Fourth International Workshop on Managing Technical Debt

By On December 14, 2012 At 3:00 pm

ICSE 4thTechnical Debt Workshop

It’s that time of year again! As part of the annual ICSE Event, The Software Engineering Institute (SEI) will be holding their fourth annual workshop on managing Technical Debt, this time in Los Angeles, USA on May 20, 2013. With a program committee made up of thought leaders like Ward Cunningham, Israel Gat, and Steve McConnell to name a few, it looks like this year’s workshop will be diving into some interesting and exciting topics:

Delivering complex, large-scale systems faces the ongoing challenge of how best to balance rapid deployment with long-term value. From the original description—”not quite right code which we postpone making it right”—various people have used the metaphor of technical debt to describe many other kinds of debts or ills of software development, encompassing broadly anything that stands in the way of deploying, selling, or evolving a software system or anything that adds to the friction from which software development endeavors suffer: test debt, people debt, architectural debt, requirement debt, documentation debt, or just an amorphous, all-encompassing software debt.

Consequently, the concept of technical debt in software development has become somewhat diluted lately. Is a new requirement, function, or feature not yet implemented “requirement debt”? Do we call postponing the development of a new function “planning debt”? The metaphor is losing some of its strength on one hand. On the other hand, the practitioner community has increased interest to understanding and managing debt. This is evidenced by the large amount of discussion of the concept of technical debt in the blogosphere, and in particular in the agile software development arena. We can offer software engineers a foundation for managing such tradeoffs based on models of their economic impacts. Technical debt succinctly communicates the issues observed in large-scale, long-term projects:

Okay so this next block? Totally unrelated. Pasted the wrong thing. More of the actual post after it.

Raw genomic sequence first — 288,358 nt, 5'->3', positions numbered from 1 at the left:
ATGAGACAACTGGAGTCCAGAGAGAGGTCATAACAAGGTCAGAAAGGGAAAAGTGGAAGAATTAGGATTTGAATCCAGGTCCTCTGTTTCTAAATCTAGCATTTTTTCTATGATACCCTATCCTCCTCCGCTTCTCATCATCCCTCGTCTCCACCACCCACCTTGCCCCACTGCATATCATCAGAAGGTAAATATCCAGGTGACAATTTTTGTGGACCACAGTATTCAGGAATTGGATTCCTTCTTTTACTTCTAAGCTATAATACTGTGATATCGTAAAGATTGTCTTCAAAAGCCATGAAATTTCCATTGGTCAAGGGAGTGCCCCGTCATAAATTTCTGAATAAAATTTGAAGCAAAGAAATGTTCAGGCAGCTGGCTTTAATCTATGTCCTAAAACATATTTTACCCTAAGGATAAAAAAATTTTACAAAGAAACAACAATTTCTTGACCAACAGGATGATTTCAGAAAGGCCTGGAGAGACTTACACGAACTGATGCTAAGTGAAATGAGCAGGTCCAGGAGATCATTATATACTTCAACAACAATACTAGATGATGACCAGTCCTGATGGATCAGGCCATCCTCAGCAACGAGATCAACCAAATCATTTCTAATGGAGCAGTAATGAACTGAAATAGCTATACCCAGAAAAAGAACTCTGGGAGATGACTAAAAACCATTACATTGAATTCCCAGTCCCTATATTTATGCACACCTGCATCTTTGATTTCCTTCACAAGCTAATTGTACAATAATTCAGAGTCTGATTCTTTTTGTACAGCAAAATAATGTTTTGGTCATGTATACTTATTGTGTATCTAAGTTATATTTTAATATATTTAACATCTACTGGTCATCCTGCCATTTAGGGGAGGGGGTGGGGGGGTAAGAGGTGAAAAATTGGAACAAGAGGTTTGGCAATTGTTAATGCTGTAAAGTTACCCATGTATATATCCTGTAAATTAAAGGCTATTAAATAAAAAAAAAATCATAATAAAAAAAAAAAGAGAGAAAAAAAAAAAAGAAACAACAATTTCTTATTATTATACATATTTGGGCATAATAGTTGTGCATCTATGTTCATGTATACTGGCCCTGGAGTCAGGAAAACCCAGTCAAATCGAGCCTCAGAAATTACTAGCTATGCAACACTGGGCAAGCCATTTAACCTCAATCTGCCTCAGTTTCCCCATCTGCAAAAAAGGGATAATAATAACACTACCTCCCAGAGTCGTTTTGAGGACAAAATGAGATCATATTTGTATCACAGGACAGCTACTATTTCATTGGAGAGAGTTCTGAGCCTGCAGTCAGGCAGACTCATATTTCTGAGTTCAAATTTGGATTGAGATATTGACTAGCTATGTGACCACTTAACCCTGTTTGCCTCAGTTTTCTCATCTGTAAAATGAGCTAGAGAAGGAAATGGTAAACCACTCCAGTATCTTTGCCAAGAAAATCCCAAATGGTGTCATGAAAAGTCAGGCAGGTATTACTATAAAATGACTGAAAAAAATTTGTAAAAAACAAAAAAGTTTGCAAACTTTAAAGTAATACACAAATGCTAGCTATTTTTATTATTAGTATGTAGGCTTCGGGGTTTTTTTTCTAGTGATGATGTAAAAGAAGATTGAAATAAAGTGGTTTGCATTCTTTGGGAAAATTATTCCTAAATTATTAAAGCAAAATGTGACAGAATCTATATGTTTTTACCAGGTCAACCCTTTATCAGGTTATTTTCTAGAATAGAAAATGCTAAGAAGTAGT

• There is an optimization problem where optimizing for the short-term puts the long-term into economic and technical jeopardy when debt is unmanaged.
  • Design shortcuts can give the perception of success until their consequences start slowing projects down.
  • Software development decisions, especially architectural ones, need to be actively managed and continuously analyzed quantitatively as they incur cost, value, and debt.

For the 4th workshop on Managing Technical Debt, they are seeking papers on practical experience with technical debt, and approaches to evaluate and manage technical debt including, but not limited to the following topics:

— Techniques for eliciting technical debt
— Visualizing technical debt
— Analyzing technical debt
— Measuring technical debt
— Relationship of technical debt to software evolution, maintenance and software aging
— Economic models for describing technical debt
— Technical debt and software life-cycle management
— Technical debt within the software ecosystem
— Technical debt and architecture

Paper submission deadline: February 7, 2013
Workshop date: May 20, 2013

Further information including important dates, submission guidelines, and information on past workshops can be found at

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Learn how to handle “Technical Debt”

In 2011, there were more IT system failures, outages and data breaches occurred than any previous year since the dawn of the age of technology. And while some of these issues could be traced to intentional and malicious undermining of systems, many, if not most, had some measure of application software failure or weakness at their root.

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